It might also be important to consider whether it is possible to determine whether the semen detected was transferred to the inside or outside of an item of clothing.  Whilst scientist’s reports often indicate which surfaces have been tested, the detail is often missing regarding whether it is possible to say on which surface the semen was deposited.

Some case examples where consideration of indirect transfer of semen is important 

An allegation of intercourse where the defendant says only digital penetration occurred

Small amounts of semen were found on the complainant’s vaginal swab. Our expert considered whether this was more likely to have been deposited directly during the alleged sexual intercourse rather than having been transferred by the insertion of a semen stained finger into the vagina, as alleged by the defendant. This entailed consideration of the time since the alleged incident, the actions of each individual and the amount of semen detected.

An allegation that a family member had intercourse with a child

The child’s underwear was found to be stained with a very small amount of semen. Our expert reviewed the Crown’s findings and concluded that that they were inconclusive in respect of addressing the issue of intercourse.  Her opinion was whilst the findings could be explained by sexual intercourse,  the semen could have been deposited as a result of the underwear being in contact with another item within the household which was stained with the defendant’s semen. This included the possibility of a transfer of semen having occurred from semen stained bedding when the child had slept in the defendant’s bed, when the child’s clothing had been in a laundry basket with items stained with the defendant’s semen or from a transfer occurring when such items were washed together.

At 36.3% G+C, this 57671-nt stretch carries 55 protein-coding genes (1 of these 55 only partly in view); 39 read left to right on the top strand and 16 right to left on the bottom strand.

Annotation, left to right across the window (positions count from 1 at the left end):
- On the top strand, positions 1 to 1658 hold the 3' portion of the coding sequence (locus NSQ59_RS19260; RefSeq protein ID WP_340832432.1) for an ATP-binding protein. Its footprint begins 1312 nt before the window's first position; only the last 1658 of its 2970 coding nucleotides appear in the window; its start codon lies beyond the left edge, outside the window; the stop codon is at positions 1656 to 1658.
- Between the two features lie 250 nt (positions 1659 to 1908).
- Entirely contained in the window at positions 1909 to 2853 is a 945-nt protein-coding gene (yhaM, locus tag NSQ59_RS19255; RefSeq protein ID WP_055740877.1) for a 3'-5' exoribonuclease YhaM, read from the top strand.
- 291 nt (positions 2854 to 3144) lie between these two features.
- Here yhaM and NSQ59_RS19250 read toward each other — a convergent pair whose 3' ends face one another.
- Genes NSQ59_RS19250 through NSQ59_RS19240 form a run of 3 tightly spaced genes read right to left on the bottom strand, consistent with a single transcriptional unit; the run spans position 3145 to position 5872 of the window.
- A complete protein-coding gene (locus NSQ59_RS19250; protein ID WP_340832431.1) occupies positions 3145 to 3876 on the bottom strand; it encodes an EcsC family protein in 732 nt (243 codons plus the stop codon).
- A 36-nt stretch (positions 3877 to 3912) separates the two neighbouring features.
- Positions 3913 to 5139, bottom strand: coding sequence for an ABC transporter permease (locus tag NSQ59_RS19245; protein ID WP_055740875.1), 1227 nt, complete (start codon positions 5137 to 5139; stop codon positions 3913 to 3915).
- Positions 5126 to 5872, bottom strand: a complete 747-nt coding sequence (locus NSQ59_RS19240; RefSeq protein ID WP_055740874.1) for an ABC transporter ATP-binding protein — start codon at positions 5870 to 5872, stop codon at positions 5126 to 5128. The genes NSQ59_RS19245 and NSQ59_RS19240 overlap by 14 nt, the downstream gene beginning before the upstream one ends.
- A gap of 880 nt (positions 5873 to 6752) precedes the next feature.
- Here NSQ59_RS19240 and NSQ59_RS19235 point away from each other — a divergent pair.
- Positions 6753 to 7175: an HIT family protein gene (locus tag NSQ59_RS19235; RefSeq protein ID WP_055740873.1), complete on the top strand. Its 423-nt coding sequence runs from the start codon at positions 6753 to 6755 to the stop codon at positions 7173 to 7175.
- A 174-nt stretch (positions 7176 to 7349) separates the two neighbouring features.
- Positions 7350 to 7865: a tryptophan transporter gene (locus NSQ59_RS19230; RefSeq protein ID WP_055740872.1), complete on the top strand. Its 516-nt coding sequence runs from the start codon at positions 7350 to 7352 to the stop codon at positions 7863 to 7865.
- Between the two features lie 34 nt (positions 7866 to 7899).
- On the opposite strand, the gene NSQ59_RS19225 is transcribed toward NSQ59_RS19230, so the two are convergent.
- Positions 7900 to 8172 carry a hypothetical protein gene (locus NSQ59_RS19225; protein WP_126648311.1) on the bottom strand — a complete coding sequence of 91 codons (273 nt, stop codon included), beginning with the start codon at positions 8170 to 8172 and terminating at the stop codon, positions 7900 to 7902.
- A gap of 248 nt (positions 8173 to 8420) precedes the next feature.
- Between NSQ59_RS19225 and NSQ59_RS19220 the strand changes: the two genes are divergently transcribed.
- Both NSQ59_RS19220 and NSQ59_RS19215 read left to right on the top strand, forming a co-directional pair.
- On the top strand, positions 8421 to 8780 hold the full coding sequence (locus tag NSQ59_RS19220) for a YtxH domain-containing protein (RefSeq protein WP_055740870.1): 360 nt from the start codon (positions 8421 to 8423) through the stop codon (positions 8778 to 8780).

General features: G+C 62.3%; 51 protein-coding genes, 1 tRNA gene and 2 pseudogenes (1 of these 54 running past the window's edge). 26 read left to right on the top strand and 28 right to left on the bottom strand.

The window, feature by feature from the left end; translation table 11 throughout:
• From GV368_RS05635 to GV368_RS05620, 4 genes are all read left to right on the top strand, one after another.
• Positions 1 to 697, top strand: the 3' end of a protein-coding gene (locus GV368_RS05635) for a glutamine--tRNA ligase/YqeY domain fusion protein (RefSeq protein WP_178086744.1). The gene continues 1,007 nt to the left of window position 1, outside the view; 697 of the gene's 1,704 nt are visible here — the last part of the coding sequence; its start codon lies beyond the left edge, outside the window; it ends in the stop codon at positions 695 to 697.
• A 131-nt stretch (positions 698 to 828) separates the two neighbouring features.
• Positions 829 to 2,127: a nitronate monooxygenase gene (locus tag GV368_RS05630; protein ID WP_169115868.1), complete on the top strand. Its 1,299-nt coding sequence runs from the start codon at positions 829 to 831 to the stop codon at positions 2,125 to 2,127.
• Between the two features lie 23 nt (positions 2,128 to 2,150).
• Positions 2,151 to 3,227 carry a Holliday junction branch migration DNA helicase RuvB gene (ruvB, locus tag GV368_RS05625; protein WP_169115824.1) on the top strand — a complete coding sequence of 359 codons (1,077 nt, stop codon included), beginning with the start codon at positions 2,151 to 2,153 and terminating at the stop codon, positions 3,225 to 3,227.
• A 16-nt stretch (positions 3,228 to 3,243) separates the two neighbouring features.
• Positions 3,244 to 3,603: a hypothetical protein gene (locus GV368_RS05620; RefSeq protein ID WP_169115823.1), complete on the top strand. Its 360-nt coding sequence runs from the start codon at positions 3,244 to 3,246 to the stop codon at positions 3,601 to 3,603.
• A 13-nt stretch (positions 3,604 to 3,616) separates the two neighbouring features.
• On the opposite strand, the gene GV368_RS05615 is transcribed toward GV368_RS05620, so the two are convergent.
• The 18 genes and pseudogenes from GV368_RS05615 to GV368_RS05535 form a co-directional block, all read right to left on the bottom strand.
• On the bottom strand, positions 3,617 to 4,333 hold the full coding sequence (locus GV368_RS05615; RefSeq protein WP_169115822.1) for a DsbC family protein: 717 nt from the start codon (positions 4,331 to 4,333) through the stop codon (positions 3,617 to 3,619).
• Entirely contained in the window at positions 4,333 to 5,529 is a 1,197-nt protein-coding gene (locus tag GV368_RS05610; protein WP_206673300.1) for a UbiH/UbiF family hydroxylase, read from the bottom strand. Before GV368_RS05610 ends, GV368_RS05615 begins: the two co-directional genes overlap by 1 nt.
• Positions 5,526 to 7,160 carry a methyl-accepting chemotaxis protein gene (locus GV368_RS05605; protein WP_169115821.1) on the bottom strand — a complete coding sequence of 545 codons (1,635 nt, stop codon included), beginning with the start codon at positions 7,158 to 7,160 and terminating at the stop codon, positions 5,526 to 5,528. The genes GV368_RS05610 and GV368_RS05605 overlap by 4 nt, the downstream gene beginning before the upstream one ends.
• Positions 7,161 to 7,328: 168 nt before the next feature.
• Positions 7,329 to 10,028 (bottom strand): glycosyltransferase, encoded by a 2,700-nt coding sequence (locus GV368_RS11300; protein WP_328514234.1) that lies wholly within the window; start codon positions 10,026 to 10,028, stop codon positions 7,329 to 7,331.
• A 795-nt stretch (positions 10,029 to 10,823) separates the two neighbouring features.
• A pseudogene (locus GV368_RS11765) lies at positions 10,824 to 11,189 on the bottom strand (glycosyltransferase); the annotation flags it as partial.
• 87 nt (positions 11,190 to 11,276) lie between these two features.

Semen on the complainant’s trousers which the defendant says was transferred from wet semen on his clothing

It was alleged that some form of sexual activity had taken place between an underage girl and the defendant, although both parties denied this. The defendant said that wet semen must have transferred to her trousers from his clothing when she had sat on his lap. Whilst there was some semen staining on the complainant’s trousers, it was not possible to determine whether this staining had originated from the inside or outside surface of the trousers. Our expert considered that the findings were within the range of expectations for semen transfer if the defendant’s account were true. Overall she concluded that the findings were inconclusive with regards to distinguishing between the allegation and the defendant’s account.

 

The evaluation of the likelihood of a stain arising as a result of an indirect transfer can be complex. The expert will need to consider the amount and location of any semen staining and the DNA results in the context of the case circumstances and the accounts given by the complainant and defendant.

Forensic Context’s experts have a high level of specialist forensic knowledge and expertise in the evaluation of semen transfer in sexual offence cases. Please phone or email us and we can provide you with early advice.